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August 24, 2010

Crisis of Infinite Reviews 08/18/10

Welcome back to another dose of DC reviews. An old friend makes an appearance in Batman Beyond, Two-Face is left to face the consequences of his decisions, and plot thickens in Brightest Day.

Minor spoilers ahead

Batman Beyond #3
Writer: Adam Beechen
Artist(s): Ryan Benjamin and John Stanisci
Cover Artist: Dustin Nguyen
Publisher: DC

The action starts immediately in this issue as Terry fights the bandaged villain in an attempt to save the Calendar Man. However, the masked villain is able to distract Terry enough to escape and kill Calendar Man as well. As his personal life demands more and more attention, Terry’s role as Batman faces a new challenge. Questioning Terry’s dedication to the job, Bruce Wayne decides to create Bat-Wraiths, which look very much like the Bat-Knights from Kingdom Come. Outraged at Bruce’s lack of faith in him, Terry sets out to stop the disguised villain. After stopping by Tim Drake’s home to make sure the Joker wasn’t rearing his head again, Tim directs Terry towards the original Boy Wonder.

Overall, I thought that this was the best issue yet. There was a nice bit of character development as well as a great depiction of Bruce and Terry’s relationship. The art is pretty much the same as it has been, although the characters not in costume were ugly. It was a great read and I’m more than stoked that Dick Grayson has finally appeared. 4/5

Batman: Streets of Gotham #15
Writer: Ivan Brandon
Artist(s): Ramon Bachs and John Lucas
Cover Artist: Dustin Nguyen
Publisher: DC

The last issue launched the start of the House of Hush arc, so imagine my surprise when this issue was a continuation of the second feature instead. The second feature ended with Two-Face evading the FBI and taking their undercover agent with him. This issue picks right up with Two-Face and a couple of his goons terrorizing the citizens of Gotham and avoiding Gotham PD again. They take the agent to a doctor’s house and threaten the doctor’s wife in order to get the doctor to fix the dying agent. Unfortunately, the agent dies. Two-Face throws what can only be described as a temper tantrum, and is only silenced when his two goons turn on him, for being cruel to them. After being stabbed multiple times, Two-Face is dumped into a river.

This wasn’t exactly a bad issue, the art was quite nice, my only problem with it was that not enough happened. It isn’t as if the plot was terrible, but rather I feel it would have been better if this story had remained a second feature. The pacing felt slow and repetitive, and ultimately very little was accomplished, other than Two-Face’s stabbing. 3/5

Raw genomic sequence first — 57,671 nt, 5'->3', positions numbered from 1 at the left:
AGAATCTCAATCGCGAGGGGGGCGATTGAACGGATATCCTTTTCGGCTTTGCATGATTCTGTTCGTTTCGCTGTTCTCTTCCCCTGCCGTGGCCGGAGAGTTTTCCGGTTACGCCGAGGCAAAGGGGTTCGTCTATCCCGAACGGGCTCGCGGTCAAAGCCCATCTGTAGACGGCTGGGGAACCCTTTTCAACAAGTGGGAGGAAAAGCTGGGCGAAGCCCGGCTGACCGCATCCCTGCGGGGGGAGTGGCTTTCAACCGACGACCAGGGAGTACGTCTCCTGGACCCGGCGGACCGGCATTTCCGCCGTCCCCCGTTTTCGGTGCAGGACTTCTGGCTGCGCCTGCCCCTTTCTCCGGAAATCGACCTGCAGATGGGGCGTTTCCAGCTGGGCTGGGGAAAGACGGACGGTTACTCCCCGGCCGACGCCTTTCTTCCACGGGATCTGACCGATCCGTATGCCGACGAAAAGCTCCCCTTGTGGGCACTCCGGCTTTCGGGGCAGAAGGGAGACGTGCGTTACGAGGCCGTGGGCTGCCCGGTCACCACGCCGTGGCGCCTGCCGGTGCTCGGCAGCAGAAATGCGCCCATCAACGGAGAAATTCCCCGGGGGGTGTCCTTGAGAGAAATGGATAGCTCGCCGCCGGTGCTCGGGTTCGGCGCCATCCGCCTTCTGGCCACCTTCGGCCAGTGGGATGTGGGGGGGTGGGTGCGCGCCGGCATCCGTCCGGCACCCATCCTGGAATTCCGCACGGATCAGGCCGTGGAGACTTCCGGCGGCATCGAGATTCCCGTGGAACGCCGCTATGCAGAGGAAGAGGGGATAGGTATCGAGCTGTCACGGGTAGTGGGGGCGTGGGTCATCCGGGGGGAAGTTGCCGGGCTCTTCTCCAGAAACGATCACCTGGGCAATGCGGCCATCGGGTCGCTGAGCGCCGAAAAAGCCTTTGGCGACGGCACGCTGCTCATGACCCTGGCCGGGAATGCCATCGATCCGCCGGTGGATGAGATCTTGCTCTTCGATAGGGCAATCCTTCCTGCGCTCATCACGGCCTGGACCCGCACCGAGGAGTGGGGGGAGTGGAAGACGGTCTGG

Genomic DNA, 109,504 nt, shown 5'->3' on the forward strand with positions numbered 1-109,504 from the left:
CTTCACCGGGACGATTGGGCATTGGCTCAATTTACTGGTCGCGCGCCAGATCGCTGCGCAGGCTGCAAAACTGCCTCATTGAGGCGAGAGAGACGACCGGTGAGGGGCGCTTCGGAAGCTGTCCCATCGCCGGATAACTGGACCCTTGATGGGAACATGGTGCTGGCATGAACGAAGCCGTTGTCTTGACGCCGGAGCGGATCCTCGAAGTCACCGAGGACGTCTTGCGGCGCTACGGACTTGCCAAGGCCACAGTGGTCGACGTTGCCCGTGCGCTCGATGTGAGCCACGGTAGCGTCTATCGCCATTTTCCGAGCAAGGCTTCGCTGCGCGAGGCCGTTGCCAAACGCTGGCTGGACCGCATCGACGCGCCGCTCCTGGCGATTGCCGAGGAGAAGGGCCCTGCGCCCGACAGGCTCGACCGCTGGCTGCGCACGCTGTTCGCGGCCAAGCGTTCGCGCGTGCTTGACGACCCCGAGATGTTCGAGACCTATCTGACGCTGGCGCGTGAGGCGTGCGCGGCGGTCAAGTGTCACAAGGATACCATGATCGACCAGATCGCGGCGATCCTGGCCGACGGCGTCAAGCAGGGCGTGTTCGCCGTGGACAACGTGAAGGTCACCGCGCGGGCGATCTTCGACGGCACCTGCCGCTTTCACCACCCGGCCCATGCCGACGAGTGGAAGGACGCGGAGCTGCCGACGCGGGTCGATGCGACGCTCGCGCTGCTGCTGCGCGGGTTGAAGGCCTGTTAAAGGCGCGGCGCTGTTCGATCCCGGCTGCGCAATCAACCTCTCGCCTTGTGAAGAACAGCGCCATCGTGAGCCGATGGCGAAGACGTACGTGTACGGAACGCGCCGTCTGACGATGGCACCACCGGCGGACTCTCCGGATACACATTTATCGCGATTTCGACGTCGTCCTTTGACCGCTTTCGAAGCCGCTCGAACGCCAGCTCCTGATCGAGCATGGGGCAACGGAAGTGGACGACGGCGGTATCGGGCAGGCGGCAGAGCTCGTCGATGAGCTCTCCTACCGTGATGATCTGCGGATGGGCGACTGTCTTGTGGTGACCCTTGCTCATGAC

Brightest Day #7
Writer(s): Geoff Johns and Peter J. Tomasi
Artist(s): Ivan Reis, Patrick Gleason, Ardian Syaf, Vicente Cifuentes, Rebecca Buchman, and Mark Irwin
Cover Artist: David Finch, Scott Williams, and Peter Steigerwald
Publisher: DC

The last installment of Brightest Day left us with the resurrected individuals learning their new purpose in life. Other than a couple of pages on Boston Brand, where he decided to find Hal Jordan, this issue focused on Hawkman, Hawkgirl, and Martian Manhunter. Tonrarr, a native of Hawkworld, gave Hawkman a brief history on the land that they are currently inhabiting. While Hawkgirl battled some alien creatures, fought Hath-Set, and revealed that her mother was the mastermind villain. Meanwhile, M’gann informed Martian Manhunter that she was attacked by a green Martian, to which he insisted she was wrong. To prove him wrong, M’gann molded their minds through telepathy to reveal the treacherous creature that left her for dead. Combining their telepathic powers, the two then set out to locate the green Martian, whose location should not be a surprise to many of you: the heart of the Star City forest.

This issue was great. While it did completely leave out Aquaman and Firestorm, it does a great job developing the story for the characters that were depicted. Admittedly, Martian Manhunter and the two Hawks have been my least favorite aspect to the story, however this issue does a great job of developing each of their stories to a point that ties together some elements while bringing in some new and exciting ones. It is probably the must read Brightest Day issue for Hawkman, Hawkgirl, and Martian Manhunter fans. 4/5

Arnab Pradhan
arnab@comicattack.net

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5 Comments


  1. Billy

    Nice reviews. I like the cover to Batman Beyond. Brightest Day doesn’t sound even half as interesting as Blackest Night.



  2. Brightest Day is a much calmer story and I had to realize that maybe not compare it to Blackest Night so much. They are going in two totally different directions but I will say that at some points BD is too slow but it has been picking up the last couple of issues.



  3. The ending to Streets of Gotham will piss me off if it’s just a “fake out.” This issue of Batman Beyond hooked me on the series. Good stuff!



  4. @Billy- I think what it is, is that Brightest Day is a much longer series. So where Blackest Night had a major reveal at every turn, Brightest Day has had to pace things out. Plus, with Blackest Night all the tie-ins were not particularly necessary. Whereas with Brightest Day, half the cast that have returned from the dead aren’t even in the series, at least not yet.

    @Andy- Batman Beyond was great this week. And am I correct in saying that Dick has never appeared in anything Batman Beyond related?

    Oh and “Word” to the Streets of Gotham bit.


  5. Anisa Pradhan

    I too haven’t been into the Hawkman/Hawkgirl and the Martian Manhunter parts of Brightest Day but I actually liked this issue. Brightest Day is slowing gaining points from me.



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